Logan Weaver - Upsplash.com
There’s no way around it. It’s been a terrible, awful week. I long for the time when the biggest thing causing me sorrow is not being able to sing in church. But now I’m in mourning. Our country’s long and ugly history of racism was on display last week when a white police officer murdered George Floyd for all the world to see. Floyd’s televised murder was meant to send a message of intimidation to people of color. It had the opposite effect.
Langston Hughes' 1951 poem, “Dream Deferred” sums it up:
What happens to a dream deferred?
Does it dry up
Like a raisin in the sun?
Or fester like a sore--
And then run?
Does it stink like rotten meat?
Or crust and sugar over--
like a syrupy sweet?
Maybe it just sags
like a heavy load.
Or does it explode?
We are slow learners. I’m old enough to remember standing on the roof of my house in 1965, watching the eerie glow from the Watts Riots/Rebellion. My predominately Hispanic high school had gangs, drive-by shootings, and less than 10% of us went on to get four-year degrees. I watched as riot police marched down Columbia Road in my D.C. neighborhood shooting tear gas during the 1991 Mount Pleasant Riots. Dreams keep being deferred. Trayvon, Castile, Gray, Bland, Arbery, Rice, Taylor, the list feels endless. We’re surprised when folks explode?
People of faith get a bad rap – some of it deserved. But we’ve also been at the forefront of societal change. Rev. Martin Luther King, Jr., Fannie Lou Hamer, Rev. Ralph Abernathy, Dorothy Day, Rev. Jim Wallis, Dorothy Height, Rev. William Barber. These people, along with countless others – including some of you – have stood up for justice.
The world is watching and it’s up to us as a people of faith to do something now in this moment. But what? Talking to protestors in Atlanta, rap artist Killer Mike called for people to “plot, plan, strategize, organize, and mobilize.”
Do what you have to do: protest, pray, write your elected officials, vote. Perhaps most important - get educated. During this time of being quarantined away from church, figure out a way for small groups to meet to study about systemic racism and our country’s racist history. This is the time.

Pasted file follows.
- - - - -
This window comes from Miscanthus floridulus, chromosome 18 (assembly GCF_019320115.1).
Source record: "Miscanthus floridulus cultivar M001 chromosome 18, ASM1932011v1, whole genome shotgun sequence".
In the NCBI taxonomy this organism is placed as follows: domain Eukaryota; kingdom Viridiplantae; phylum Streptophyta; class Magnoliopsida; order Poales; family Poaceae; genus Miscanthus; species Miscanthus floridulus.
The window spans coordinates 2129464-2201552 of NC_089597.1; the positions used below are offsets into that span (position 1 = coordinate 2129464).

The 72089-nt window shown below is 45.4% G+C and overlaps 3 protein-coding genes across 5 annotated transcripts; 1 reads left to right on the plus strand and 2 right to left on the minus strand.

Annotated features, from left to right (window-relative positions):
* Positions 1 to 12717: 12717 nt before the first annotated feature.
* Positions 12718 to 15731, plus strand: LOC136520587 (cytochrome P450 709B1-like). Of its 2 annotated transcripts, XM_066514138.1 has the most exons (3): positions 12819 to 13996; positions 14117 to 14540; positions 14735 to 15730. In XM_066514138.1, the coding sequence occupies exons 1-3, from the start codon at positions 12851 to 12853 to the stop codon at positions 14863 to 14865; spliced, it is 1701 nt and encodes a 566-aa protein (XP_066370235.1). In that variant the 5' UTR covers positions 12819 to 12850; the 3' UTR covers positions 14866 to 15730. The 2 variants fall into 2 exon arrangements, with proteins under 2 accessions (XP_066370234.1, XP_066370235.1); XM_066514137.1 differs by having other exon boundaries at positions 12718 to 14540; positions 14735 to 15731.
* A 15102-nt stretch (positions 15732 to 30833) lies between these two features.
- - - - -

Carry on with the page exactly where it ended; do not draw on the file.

Here are a few resources that have emerged from the past week:
Sojourners: For Our White Friends Desiring to be Allies (six things to do)
Killer Mike (rap artist)
Nicole Walters (entrepreneur)
Trevor Noah, The Daily talk show host, “The dismantling of the social contract.”
Dr. Lee Pelton (President of Emerson College and former President of Willamette University), America is on Fire
Michael Paul Williams, America is battling two lethal adversaries, COVID-19 and racism. One is deadlier.
Marc Mason, CFO, Citibank, I Can’t Breathe
Vu Le, Non-Profit AF, Have nonprofit and philanthropy become the “white moderate” that Dr. King warned us about?
Want more? There are countless excellent books to read and films to watch. Seek out and give to organizations that support racial justice.
I know this post doesn’t specifically have anything to do with raising money – but it has everything to do with being church. Being people of faith. People who believe that we can and must do better. People that walk like Jesus, people that are as mad as Jesus was in the temple when he turned over the tables, and people who can be the peacemakers Jesus calls us to be.
Here’s one more thing - an amazing story of justice finally served because good people did something. Archie Williams spent more than 36 years in jail for a crime he did not commit. The Innocence Project took on his case and finally, last year, he was exonerated. Last week – ironically last week – he was a contestant on America’s Got Talent. He sang Elton John’s “Don’t Let the Sun Go Down on Me.” As Simon Cowell later said, “I will never ever listen to that song in the same way.” See if you don’t agree.
People of faith, it's time. Let’s do what we can to stop dreams from being deferred.